How is taking care of caregivers of children with disabilities related to academic achievement?

Author(s): BernardBrak , L. and Thomson, D. (2009)

Published In: Child Youth Care Forum, 38: 91-102

Study Aim/Purpose: This article summarizes re 38: 91102. search conducted using longitudinal national survey data to examine the association between receipt of respite care and academic achievement of children with disabilities.

Summary of Methods: The research was conducted using survey responses from three time points Special Education Elementary Longitudinal Study This longitudinal national survey, supported by the U.S. Office of Special Education Programs, is conducted with an ationally representative s (SEELS). ample of children who were eligible to receive or receiving special education services. The authors followed the 200062001 survey sample of 13,176 children ages 12. Respite care use was measured by parent responses to a SEELS question that asked whether they received respite care for the care of their child during the past 12 months. To measure the dependent variable of academic achievement, the authors used SEELs data on child achievement in reading and math (based on a battery of questions that comprise the revised, research edition of the Woodcock Johnson III).

Summary of Key Results: Across the three time points, an average of 8.5% of the parents received respite care services over the past year and respite care receipt was associated with better academic achievement outcomes. Specifically, the authors found a statistically significant positive association (at the 0.05 level) between receiving respite care services and academic achievement across time.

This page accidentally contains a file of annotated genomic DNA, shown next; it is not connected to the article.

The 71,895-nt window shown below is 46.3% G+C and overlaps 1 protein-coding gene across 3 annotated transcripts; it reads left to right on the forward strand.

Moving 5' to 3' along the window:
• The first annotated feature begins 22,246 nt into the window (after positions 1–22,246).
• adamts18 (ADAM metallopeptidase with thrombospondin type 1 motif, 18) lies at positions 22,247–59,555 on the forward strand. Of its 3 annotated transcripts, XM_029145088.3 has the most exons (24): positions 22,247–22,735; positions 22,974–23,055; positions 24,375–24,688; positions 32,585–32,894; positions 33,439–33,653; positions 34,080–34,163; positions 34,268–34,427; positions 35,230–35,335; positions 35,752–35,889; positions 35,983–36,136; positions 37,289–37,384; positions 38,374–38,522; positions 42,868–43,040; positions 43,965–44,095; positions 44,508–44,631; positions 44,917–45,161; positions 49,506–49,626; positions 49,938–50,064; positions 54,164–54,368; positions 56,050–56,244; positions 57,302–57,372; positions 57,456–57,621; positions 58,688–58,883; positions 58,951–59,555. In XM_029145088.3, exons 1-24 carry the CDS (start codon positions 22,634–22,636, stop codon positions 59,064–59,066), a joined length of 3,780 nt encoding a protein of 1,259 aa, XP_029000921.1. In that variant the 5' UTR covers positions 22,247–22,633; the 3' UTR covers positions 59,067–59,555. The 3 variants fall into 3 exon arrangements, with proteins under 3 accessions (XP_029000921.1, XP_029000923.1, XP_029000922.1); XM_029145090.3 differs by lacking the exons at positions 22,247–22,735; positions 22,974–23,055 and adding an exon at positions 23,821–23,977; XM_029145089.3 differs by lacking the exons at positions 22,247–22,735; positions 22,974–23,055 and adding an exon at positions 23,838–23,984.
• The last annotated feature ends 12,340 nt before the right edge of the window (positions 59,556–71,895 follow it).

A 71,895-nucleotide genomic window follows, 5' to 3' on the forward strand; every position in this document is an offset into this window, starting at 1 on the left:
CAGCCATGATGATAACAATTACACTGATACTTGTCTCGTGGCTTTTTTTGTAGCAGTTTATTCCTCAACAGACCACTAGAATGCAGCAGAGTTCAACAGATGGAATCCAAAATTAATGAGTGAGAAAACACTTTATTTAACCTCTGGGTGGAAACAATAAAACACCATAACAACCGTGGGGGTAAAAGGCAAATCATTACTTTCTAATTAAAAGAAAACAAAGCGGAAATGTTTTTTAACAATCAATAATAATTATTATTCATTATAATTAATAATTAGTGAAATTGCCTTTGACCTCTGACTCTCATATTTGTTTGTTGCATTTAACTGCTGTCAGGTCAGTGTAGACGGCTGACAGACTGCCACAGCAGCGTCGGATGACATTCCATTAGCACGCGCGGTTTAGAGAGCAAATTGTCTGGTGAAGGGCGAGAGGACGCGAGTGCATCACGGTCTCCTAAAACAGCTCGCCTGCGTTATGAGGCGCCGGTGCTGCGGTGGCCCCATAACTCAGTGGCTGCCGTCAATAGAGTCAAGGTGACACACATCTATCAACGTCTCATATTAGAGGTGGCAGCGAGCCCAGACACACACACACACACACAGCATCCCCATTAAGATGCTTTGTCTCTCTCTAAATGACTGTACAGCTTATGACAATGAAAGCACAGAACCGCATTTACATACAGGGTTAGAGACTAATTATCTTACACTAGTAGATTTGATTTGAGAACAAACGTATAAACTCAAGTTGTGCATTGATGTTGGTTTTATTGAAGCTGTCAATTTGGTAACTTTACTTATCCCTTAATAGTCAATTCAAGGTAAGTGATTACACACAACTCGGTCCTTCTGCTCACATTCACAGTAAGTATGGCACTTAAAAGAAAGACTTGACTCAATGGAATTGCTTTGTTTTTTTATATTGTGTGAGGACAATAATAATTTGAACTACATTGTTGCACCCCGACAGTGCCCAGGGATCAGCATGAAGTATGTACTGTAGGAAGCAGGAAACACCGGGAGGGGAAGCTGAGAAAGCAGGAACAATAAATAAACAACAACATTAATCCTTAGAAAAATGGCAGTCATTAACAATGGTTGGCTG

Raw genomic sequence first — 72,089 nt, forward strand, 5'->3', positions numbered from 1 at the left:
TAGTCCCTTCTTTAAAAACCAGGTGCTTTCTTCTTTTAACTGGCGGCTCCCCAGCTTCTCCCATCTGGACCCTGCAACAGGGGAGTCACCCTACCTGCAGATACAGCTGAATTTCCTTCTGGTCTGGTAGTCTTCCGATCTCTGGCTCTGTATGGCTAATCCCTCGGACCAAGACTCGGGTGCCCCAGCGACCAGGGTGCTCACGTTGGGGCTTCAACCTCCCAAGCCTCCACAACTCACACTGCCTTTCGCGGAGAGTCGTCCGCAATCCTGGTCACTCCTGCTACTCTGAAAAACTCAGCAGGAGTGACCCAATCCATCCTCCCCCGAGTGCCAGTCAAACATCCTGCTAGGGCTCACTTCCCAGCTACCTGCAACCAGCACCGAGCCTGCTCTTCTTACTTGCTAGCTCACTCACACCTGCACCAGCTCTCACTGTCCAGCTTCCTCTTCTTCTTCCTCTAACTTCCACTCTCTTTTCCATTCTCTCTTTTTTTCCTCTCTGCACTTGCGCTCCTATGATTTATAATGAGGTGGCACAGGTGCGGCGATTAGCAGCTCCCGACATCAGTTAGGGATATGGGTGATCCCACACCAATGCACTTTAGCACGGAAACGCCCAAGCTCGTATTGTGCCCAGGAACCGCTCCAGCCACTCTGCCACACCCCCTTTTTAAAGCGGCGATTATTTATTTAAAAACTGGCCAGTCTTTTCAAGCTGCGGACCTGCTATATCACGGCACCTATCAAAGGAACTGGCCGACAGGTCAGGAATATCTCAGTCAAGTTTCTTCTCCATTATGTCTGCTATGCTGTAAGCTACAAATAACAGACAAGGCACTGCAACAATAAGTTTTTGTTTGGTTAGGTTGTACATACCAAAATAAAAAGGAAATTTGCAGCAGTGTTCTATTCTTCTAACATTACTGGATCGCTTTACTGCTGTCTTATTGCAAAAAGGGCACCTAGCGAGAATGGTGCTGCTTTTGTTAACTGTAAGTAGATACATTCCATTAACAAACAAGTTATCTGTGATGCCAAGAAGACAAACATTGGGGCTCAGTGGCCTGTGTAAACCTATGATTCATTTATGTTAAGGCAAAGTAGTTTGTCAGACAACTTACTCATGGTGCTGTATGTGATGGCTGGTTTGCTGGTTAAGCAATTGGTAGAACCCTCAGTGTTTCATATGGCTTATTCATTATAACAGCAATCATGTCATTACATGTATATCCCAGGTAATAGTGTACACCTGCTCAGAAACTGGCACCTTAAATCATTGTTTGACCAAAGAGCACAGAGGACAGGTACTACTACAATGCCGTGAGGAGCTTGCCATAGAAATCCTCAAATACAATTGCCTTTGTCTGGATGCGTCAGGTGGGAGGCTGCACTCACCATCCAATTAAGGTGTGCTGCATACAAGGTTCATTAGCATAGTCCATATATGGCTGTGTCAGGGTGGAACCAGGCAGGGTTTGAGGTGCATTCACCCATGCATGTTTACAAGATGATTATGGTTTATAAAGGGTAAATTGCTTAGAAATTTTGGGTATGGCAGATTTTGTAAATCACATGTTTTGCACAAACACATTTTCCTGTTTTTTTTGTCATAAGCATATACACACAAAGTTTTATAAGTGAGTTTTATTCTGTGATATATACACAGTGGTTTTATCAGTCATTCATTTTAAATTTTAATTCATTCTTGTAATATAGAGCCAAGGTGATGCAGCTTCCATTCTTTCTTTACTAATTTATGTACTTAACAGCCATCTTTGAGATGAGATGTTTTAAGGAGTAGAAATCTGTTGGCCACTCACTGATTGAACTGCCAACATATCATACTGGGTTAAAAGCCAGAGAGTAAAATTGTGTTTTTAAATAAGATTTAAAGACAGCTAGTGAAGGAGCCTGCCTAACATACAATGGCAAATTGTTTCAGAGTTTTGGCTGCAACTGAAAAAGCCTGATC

Study Limitations (as cited by the authors): The use of the SEELS data set provided a nationally representative sample of children with disabilities, but precluded the examination of parental satisfaction or caregiver stress as a mediator between receipt of respite care and children’s academic achievement because no data on those parental factors are collected in the survey. The authors also note that although they did not find any distinguishing characteristics between families that did and did not receive respite care services, there may be other important family characteristics data not collected by SEELS that are related to families receiving respite care services and thus mediating factors affecting children’s academic achievement.

Authors’ Discussion /Conclusions: The study’s results “add an important component to the body of literature examining the positive effects associated with receipt of respite care for parents of children with disabilities.” The authors emphasize that linking respite care services for parents of disabilities children with s to tangible beneficial child outcomes, such as academic achievement, is very important to communicate to policy makers to justify the allocation of resources for respite for this population.